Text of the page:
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Name: Jessie Devine
Genre: YA fantasy
Title: The Sweet Dark
Heat gripped the cherry swamp in its putrid claws, even in the dead of night. The air sweated in that place, the cherries rotting ripe and sickly sweet. It would’ve been great if the solution to all my problems wasn’t out in the middle of this. But at least the temperature (or good sense) kept everyone away.
The moon reflected orange across murky water, face broken by cattails and marsh grass. I was supposed to go south, but the swamp had swallowed the path. Trees twisted up out of the water, but I couldn’t tell how deep it was. Some fish or something that could probably eat me made a splash somewhere off in the dark. You’d think I would’ve read the signs: don’t do this, idiot.
Water soaked through my shoes. It squelched between my toes as I slogged into the mud. I grimaced. This mythical white tree better be easy to find. Would it still look white at night? Would I miss it? Had I already missed it? I hesitated, and my foot slipped deeper into the muck. Now I was soaked through all the way up to my crotch. There were probably leeches involved.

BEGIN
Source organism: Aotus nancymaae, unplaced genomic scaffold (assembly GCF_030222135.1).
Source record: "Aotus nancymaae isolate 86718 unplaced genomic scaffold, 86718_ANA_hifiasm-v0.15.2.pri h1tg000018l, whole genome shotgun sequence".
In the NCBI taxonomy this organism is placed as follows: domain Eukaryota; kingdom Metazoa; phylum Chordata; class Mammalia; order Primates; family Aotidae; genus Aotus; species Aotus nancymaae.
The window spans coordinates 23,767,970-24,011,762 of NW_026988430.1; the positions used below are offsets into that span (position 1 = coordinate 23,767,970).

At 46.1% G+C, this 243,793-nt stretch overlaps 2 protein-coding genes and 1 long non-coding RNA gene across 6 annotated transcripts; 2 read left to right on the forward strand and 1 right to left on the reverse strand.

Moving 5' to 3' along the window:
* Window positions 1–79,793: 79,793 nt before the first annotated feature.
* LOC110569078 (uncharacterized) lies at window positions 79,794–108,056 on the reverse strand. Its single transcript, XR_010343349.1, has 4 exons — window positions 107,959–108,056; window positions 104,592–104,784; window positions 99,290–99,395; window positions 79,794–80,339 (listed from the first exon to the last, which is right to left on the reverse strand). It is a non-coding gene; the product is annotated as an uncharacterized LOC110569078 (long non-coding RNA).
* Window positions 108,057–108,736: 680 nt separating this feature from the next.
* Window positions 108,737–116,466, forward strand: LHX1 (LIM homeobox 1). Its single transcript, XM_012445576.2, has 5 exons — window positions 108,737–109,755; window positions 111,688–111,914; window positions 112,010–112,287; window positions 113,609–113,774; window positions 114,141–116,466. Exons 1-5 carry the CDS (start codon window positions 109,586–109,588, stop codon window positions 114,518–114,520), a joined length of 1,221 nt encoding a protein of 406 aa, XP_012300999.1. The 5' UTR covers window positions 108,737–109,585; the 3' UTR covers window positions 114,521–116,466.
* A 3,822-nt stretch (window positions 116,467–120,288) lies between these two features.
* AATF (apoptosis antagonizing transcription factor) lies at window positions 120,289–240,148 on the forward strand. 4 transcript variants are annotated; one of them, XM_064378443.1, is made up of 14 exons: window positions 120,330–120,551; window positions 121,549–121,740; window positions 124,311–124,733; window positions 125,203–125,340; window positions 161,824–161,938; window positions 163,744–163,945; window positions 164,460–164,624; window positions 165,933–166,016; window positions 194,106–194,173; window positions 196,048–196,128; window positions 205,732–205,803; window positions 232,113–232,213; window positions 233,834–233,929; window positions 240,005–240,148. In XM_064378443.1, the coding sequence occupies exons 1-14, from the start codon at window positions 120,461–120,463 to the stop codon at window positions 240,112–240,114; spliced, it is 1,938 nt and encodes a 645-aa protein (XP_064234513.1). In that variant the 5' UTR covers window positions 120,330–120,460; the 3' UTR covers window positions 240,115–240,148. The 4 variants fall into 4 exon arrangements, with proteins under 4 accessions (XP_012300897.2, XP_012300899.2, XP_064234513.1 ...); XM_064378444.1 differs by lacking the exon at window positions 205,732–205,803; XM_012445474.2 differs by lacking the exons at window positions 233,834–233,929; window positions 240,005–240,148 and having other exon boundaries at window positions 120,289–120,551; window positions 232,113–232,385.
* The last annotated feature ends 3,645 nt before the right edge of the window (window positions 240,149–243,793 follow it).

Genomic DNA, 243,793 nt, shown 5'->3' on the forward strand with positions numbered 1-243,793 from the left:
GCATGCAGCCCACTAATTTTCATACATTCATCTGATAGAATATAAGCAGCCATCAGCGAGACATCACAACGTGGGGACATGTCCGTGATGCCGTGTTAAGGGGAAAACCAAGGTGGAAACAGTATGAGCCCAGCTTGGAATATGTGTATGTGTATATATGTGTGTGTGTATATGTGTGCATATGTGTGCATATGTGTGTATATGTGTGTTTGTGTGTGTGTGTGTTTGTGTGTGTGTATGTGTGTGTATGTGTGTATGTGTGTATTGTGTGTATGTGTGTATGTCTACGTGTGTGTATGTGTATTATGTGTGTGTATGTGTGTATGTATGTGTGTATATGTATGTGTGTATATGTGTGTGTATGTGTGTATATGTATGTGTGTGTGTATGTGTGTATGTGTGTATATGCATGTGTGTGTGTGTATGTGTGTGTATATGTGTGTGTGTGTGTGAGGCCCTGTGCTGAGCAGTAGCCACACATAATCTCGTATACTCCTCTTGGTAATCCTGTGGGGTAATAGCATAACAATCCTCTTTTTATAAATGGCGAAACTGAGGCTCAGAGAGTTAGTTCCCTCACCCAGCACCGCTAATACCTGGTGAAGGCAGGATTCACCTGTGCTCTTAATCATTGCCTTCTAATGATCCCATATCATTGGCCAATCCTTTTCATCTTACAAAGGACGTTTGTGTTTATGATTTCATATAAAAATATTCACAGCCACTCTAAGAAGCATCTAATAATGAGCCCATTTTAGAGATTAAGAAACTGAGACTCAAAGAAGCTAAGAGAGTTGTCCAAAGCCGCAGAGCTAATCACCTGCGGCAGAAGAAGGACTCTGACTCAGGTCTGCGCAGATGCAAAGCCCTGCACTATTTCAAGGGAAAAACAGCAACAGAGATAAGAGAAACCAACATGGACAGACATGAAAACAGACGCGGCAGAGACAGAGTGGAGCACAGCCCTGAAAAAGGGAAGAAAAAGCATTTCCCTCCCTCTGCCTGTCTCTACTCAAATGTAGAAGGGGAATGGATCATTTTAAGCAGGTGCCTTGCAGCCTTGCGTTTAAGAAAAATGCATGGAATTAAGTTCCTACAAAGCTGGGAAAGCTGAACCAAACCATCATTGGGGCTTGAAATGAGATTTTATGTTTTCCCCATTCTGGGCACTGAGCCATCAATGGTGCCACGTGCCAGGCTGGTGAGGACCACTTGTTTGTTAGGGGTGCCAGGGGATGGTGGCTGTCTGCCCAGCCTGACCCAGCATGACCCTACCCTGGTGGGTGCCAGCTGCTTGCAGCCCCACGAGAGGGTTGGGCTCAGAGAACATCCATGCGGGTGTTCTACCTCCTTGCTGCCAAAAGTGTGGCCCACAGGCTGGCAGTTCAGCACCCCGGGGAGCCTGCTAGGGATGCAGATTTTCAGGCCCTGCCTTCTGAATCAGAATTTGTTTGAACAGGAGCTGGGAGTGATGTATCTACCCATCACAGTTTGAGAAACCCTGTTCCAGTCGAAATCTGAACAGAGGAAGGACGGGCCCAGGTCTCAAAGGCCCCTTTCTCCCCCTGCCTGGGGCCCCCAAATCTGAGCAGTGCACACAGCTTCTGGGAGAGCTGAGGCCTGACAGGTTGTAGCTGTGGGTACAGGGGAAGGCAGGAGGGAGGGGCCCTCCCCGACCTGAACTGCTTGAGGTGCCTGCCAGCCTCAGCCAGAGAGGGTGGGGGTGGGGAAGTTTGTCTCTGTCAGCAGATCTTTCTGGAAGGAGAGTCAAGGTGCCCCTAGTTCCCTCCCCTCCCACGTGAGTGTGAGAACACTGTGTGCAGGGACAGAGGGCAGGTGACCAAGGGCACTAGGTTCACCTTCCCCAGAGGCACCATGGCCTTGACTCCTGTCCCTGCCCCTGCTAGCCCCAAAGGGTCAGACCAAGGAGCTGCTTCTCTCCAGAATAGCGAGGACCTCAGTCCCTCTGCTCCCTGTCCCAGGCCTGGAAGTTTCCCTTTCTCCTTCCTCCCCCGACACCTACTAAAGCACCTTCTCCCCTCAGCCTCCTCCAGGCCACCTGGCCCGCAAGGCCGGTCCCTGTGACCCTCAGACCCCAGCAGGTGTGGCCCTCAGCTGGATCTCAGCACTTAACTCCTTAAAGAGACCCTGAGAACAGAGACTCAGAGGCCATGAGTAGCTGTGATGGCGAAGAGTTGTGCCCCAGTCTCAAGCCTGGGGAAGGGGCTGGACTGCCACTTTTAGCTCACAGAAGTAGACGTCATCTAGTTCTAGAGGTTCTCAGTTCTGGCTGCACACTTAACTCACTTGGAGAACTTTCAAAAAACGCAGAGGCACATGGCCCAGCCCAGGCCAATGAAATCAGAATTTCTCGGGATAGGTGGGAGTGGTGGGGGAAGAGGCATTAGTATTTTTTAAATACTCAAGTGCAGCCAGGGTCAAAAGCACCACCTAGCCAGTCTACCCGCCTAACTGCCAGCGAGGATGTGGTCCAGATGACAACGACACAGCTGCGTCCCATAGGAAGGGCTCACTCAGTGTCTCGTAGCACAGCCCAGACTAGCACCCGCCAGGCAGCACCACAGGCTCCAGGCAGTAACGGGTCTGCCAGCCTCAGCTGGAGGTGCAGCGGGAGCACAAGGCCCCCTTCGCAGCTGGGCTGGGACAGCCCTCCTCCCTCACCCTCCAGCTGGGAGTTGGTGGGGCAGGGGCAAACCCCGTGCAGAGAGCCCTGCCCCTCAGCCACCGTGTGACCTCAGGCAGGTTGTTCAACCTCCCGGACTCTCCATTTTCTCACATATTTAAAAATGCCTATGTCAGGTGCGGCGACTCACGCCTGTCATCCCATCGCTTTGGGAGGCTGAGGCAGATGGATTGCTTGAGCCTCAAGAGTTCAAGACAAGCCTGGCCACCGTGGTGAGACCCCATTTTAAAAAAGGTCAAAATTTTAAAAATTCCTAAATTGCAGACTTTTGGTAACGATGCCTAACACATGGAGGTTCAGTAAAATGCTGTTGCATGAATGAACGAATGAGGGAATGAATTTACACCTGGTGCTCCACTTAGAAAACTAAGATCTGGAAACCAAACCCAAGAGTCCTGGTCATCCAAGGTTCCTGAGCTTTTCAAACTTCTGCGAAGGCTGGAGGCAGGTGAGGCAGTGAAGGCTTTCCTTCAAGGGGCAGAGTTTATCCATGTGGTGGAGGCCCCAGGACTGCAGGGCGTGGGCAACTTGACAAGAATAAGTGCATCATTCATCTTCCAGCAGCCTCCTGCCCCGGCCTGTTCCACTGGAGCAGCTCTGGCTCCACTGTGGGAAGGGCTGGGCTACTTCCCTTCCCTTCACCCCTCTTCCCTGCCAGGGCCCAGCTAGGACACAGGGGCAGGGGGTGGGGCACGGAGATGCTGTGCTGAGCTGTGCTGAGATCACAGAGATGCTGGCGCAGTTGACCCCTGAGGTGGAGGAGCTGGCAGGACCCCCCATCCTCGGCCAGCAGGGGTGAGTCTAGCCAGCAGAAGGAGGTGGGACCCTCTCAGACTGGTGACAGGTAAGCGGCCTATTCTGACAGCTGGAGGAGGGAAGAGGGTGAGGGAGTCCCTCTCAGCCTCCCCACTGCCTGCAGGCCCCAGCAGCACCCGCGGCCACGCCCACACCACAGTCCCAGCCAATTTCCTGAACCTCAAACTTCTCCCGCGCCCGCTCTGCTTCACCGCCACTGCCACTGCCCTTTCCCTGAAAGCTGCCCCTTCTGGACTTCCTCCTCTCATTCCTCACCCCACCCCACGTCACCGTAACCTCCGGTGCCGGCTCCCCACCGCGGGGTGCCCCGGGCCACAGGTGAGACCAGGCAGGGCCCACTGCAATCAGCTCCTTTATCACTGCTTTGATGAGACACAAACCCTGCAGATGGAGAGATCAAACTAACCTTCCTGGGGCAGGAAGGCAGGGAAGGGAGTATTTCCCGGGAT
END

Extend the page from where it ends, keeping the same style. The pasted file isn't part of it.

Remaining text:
A cloud drifted over the moon, and I froze. I wasn’t even scared of the dark, but fear crawled up my spine. I took another step, and another, breath hitching, mud sucking on my shoes until one came off. Lost forever. I kicked off the other because I needed symmetry. Silt floated all around my feet, soft in a gross way. The way I imagined puke would feel if you stepped in it. I shuddered. Eyes trained on the opposite bank, I forced myself to press on. Finally the water receded, and I climbed up onto dry ground.
All the fine little hairs on my body stood on end. They should’ve been slicked down with sweat and swamp, but electricity lit me up. A pang of intensity ran down my spine, and I swallowed. I was headed the right direction, then.
The overgrown path continued all innocent-like, like it hadn’t just made me take a dip in the sludge. Quiet hung over this bank. The bugs were quiet, even. My footsteps seemed muffled, my bare feet light on the soggy dirt.
When I turned the corner, I broke into a run. The tree was indeed white, shimmery, silver white like old snow. “Finally,” I whispered. This was it. This big, dead tree would change my life. My hands hovered a second before I laid them against the bark.
The words of the evocation ripped themselves out of my mouth.
“With power for breath, shade sweet as death,
We rend our souls with this violent request.
Wishes and whimsy contracted for spite,
Allow us the strength to turn day into night.
Slaves to your hunger, our bone made to bread,
In the hour of darkness, leave us for dead.”
Energy surged through my body. All my muscles cramped. I tried to cry out, but my jaw locked shut. My arms started to shake. Pain shot through my neck and seized the thin muscles on the back of my skull. My calves had knives in them. Fractures bit into my spine. All my bones were snapping. But I had to keep holding on, had to. This was my only chance. Agony exploded behind my eyes, lights flickering at the edge of my vision. A trickle of something hot ran from my ear—not blood, please not blood. Still, I couldn’t let go, I had to—I ripped my hands off the tree.